Saying I Love You Across Generations 

My mother-in-law and my husband have an especially meaningful love language in Artifcts. She’s been Artifcting since we launched and now has several hundred Artifcts and counting. She loves being able to share her stories and memories with her children and grandchildren, and my husband loves learning bits and pieces about his mom that he never knew before. (The grandchildren do too!) 

For instance, little did we know that @Grandmom counts an eight-foot python skin among her most prized possessions until she shared the Artifct with us! 

 

 
Who knew? We didn't until Grandmom Artifcted it!

My father has also recently gotten into the Artifcting mode, creating and privately sharing Artifcts with our family, documenting his life from 4H to retirement. I learned things about my father I never knew, and that is the greatest gift of all.  

As for us, and our generation? My husband and I Artifct FOR our children since we know they may not always remember the small moments and otherwise important details. My husband Artifcted the older kids’ swim trophies as we downsized, and I routinely Artifct special moments for my daughter, from learning to ride a bike to skiing her first black diamond. Sure, she’ll have the photos, thousands of them, but photos can’t talk and one day she’ll want to know the stories behind those photos.  

 

First time skiing a black diamond.Important firsts, remembered always. Made with love on Artifcts. 

Saying I Love You Across Distances 

One of the great things about Artifcts is that you don’t have to physically be there to send and share Artifcts. Part of my family lives in Denmark, and we capture and share the small moments, favorite recipes, and special memories via Artifcts.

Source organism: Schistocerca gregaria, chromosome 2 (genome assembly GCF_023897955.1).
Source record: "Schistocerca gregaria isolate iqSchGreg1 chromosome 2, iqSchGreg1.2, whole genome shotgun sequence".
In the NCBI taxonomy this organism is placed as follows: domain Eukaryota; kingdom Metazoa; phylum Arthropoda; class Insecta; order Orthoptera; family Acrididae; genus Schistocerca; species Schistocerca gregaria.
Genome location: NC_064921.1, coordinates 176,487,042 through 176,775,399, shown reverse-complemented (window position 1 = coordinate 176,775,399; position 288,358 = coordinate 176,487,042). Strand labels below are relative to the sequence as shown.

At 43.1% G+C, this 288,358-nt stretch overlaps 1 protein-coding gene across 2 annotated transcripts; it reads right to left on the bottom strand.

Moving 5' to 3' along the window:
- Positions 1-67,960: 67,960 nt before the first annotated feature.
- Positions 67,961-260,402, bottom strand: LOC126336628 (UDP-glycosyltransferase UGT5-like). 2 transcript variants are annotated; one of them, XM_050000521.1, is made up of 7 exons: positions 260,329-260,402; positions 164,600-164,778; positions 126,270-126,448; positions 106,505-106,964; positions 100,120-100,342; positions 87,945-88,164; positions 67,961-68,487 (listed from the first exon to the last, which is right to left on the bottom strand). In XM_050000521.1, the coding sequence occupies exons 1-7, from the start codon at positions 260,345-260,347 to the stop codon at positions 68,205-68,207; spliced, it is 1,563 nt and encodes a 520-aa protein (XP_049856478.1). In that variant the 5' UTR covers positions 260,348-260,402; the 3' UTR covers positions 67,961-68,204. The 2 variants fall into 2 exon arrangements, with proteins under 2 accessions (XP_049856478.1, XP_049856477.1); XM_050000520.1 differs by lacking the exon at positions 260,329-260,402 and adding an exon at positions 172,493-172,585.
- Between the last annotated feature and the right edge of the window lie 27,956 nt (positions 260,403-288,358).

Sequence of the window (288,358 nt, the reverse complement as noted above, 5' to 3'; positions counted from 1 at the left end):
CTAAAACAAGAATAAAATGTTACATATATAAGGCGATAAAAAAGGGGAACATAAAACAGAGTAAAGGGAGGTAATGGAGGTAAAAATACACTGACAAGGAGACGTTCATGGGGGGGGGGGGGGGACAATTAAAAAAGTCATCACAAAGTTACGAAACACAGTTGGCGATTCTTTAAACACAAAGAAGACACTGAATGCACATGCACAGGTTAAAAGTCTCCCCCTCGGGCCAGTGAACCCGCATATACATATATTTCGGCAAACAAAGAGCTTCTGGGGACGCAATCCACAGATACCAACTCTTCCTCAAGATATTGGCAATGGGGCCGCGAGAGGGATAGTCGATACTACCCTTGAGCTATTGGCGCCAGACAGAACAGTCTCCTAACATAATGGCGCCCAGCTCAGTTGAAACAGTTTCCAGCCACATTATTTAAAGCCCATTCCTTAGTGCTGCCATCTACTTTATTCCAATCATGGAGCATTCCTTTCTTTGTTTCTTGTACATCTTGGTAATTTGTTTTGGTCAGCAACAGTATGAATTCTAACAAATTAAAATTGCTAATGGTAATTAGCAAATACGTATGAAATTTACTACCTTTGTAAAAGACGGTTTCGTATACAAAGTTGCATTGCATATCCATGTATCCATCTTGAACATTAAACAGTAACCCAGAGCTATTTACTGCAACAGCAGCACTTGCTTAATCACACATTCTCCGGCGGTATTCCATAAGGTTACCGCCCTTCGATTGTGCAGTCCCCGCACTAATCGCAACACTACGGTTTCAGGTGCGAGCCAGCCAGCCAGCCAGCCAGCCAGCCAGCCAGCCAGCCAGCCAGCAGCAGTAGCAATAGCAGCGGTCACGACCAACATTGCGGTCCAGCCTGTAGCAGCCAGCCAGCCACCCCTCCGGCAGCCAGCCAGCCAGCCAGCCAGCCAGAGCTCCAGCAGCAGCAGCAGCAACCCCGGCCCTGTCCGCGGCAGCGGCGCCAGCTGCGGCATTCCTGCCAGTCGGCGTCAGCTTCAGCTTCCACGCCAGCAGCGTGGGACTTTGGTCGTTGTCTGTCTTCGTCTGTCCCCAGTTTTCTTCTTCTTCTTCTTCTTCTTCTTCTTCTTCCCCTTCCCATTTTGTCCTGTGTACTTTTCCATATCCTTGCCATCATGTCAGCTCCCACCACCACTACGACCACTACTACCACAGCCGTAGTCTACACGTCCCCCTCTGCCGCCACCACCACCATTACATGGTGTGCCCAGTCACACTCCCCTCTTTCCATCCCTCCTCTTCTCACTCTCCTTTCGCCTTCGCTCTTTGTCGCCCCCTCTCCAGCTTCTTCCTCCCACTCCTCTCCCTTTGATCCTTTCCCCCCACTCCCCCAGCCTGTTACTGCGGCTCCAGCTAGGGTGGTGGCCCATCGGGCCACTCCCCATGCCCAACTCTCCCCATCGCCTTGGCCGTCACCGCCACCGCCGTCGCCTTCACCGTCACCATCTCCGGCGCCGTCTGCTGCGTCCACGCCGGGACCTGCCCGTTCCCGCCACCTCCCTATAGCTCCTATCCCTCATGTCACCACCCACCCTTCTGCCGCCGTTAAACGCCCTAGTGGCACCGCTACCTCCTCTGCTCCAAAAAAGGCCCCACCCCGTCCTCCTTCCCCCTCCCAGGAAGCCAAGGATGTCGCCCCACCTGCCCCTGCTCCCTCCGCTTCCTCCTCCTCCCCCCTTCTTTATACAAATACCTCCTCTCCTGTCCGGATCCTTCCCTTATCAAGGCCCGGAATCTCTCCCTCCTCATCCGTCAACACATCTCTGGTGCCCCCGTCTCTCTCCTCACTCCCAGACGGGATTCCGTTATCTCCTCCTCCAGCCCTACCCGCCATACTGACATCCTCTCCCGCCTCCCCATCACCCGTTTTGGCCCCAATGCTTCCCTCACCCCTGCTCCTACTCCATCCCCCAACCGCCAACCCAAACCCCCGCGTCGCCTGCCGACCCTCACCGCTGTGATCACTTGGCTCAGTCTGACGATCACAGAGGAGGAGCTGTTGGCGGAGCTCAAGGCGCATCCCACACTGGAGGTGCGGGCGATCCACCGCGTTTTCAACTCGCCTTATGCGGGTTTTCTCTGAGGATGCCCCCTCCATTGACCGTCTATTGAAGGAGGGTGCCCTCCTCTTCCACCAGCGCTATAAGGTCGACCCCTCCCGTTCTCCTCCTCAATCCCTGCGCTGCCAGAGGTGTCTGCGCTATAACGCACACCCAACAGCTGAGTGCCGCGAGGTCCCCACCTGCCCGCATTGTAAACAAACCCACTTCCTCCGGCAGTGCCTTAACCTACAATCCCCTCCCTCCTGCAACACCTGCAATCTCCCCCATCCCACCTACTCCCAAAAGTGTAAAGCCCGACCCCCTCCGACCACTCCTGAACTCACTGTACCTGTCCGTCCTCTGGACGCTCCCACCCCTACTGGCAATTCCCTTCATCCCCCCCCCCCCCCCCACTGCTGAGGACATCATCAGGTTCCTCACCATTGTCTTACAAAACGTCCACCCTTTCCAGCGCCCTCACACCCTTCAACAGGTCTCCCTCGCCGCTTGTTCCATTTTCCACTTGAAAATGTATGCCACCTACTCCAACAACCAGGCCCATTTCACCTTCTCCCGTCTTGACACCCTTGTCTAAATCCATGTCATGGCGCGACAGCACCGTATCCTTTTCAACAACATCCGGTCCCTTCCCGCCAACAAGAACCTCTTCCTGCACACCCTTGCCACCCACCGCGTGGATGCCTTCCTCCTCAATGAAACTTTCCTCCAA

I love waking up to a new Artifct from my Danish family. We’ve even utilized Artifcts to subvert the insanely slow snail mail process. This year for my birthday, my Danish family Artifcted my birthday card, complete with photos, a funny story, and videos! It was the best and greenest birthday greeting yet.  

We also create Artifcts Circles when we travel together, or celebrate holidays together, sharing Artifcts, stories, and memories for all to see. It helps make the distances between seem not so large and gives us all something to look back on and cherish until our next time together.  

Creating A Sixth Love Language? 

We’ve come to think of Artifcts as our sixth love language, although I suppose it’s more of an amalgamation of several of Chapman’s original love languages. In our house, Artifcts always include positive words of affirmation. Creating the Artifcts requires quality time and is without a doubt a service to the next (and current!) generation, in addition to being one of the best gifts ever. 

We’re biased for sure, but we can’t think of a better way to say I love you than Artifcts!  

Wishing you and yours a Happy Valentine’s Day.

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© 2024 Artifcts, Inc. All Rights Reserved.